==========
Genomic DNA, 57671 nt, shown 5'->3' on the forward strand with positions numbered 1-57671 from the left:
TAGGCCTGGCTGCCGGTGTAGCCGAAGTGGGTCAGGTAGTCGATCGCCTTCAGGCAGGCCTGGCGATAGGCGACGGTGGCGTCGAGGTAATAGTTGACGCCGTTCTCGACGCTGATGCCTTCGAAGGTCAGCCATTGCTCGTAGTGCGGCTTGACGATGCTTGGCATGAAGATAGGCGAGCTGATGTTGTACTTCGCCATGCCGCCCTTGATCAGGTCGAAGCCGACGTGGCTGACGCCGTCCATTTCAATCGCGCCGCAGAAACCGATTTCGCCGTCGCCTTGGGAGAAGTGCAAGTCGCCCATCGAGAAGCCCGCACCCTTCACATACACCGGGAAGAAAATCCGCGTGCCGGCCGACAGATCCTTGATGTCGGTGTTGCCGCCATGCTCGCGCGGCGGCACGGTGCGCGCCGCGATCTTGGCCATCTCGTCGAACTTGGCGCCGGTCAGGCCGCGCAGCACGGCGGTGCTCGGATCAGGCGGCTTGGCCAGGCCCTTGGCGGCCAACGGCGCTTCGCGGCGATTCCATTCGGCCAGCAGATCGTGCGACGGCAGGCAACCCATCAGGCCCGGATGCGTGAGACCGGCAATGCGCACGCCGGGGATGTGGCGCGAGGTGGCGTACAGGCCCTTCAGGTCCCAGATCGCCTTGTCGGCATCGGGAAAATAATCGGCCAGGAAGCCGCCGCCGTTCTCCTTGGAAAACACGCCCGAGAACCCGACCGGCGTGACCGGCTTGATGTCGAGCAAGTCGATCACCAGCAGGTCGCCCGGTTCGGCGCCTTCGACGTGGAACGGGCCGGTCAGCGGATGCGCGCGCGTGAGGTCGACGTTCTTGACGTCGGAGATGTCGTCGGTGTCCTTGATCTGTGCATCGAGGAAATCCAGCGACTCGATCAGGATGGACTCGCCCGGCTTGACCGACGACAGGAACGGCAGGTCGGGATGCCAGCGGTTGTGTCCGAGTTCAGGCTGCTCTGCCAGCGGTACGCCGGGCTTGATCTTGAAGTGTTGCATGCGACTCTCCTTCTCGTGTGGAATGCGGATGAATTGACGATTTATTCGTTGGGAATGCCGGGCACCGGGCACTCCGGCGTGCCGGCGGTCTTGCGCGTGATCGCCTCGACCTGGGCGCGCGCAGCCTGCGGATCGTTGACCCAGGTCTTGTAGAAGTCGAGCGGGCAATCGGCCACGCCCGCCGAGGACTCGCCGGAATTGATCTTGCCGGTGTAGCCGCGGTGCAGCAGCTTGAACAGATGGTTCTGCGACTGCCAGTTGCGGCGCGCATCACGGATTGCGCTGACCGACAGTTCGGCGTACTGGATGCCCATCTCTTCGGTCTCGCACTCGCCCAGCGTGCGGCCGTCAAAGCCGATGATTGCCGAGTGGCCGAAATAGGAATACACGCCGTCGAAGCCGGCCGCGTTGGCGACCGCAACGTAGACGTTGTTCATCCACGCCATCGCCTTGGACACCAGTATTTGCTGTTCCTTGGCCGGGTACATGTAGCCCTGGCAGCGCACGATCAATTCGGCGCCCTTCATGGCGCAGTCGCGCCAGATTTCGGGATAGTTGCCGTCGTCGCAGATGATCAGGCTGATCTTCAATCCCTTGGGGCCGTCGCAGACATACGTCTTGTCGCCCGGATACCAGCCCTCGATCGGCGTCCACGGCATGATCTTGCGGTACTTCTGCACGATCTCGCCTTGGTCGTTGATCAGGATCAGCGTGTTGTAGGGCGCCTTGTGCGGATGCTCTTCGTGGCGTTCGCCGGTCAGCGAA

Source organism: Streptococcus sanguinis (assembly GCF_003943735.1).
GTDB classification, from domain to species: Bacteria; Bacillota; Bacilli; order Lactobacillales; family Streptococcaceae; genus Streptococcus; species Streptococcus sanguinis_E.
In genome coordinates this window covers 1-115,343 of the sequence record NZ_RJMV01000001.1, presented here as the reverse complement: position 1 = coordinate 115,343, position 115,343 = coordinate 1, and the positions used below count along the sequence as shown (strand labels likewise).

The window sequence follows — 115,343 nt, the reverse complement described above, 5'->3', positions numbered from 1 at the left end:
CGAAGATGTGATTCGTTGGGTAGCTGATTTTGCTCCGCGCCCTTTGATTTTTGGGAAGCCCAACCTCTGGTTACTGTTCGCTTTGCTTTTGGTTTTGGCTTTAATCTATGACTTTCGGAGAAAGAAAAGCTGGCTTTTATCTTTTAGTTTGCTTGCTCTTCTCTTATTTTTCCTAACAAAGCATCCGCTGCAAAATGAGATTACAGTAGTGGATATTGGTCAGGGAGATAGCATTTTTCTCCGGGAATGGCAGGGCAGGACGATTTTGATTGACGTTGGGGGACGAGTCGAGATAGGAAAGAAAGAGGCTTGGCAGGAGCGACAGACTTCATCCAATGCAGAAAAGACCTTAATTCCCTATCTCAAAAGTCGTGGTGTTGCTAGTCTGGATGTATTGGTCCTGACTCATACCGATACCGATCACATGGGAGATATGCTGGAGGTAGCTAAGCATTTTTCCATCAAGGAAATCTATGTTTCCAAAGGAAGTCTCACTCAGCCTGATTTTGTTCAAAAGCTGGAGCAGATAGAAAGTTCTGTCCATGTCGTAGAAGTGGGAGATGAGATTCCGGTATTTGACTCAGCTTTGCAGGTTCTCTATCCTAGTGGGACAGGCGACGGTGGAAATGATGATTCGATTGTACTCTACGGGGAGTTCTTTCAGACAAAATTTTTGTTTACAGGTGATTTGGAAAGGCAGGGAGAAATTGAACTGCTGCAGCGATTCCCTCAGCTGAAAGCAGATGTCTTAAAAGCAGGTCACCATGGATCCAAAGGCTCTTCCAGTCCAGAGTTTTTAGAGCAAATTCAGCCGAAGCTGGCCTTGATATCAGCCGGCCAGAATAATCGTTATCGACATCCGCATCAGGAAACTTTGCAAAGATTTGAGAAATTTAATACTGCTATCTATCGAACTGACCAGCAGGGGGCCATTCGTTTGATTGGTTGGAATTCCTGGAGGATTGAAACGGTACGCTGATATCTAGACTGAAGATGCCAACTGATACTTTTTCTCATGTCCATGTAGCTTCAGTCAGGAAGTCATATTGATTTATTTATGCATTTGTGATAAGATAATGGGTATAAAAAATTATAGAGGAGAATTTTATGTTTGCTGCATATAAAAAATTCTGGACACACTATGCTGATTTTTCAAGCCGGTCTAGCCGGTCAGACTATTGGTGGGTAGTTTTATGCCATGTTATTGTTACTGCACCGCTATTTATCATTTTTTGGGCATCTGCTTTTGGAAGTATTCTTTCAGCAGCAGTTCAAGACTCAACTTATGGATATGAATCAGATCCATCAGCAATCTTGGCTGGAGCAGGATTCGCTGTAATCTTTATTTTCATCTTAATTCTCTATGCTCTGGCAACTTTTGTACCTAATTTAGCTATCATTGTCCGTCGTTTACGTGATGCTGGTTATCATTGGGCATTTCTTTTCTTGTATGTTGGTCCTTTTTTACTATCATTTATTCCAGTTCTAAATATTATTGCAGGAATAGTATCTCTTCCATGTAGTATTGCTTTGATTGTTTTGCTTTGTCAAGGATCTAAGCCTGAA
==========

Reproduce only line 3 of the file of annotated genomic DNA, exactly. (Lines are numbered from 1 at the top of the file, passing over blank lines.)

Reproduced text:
Source organism: Streptococcus sanguinis (assembly GCF_003943735.1).